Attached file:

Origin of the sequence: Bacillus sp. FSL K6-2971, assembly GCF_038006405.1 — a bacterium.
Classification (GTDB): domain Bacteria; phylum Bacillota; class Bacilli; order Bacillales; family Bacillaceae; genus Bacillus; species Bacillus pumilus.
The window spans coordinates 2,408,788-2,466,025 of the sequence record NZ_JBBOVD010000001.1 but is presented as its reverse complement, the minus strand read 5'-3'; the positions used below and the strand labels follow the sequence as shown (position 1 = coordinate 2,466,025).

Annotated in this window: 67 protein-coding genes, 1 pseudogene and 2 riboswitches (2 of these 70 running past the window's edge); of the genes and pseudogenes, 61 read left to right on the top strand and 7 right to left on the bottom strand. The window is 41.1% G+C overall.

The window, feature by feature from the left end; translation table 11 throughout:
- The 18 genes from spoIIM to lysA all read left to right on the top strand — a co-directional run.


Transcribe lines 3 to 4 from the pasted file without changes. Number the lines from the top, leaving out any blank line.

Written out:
The window spans coordinates 2,408,788-2,466,025 of the sequence record NZ_JBBOVD010000001.1 but is presented as its reverse complement, the minus strand read 5'-3'; the positions used below and the strand labels follow the sequence as shown (position 1 = coordinate 2,466,025).

Annotated in this window: 67 protein-coding genes, 1 pseudogene and 2 riboswitches (2 of these 70 running past the window's edge); of the genes and pseudogenes, 61 read left to right on the top strand and 7 right to left on the bottom strand. The window is 41.1% G+C overall.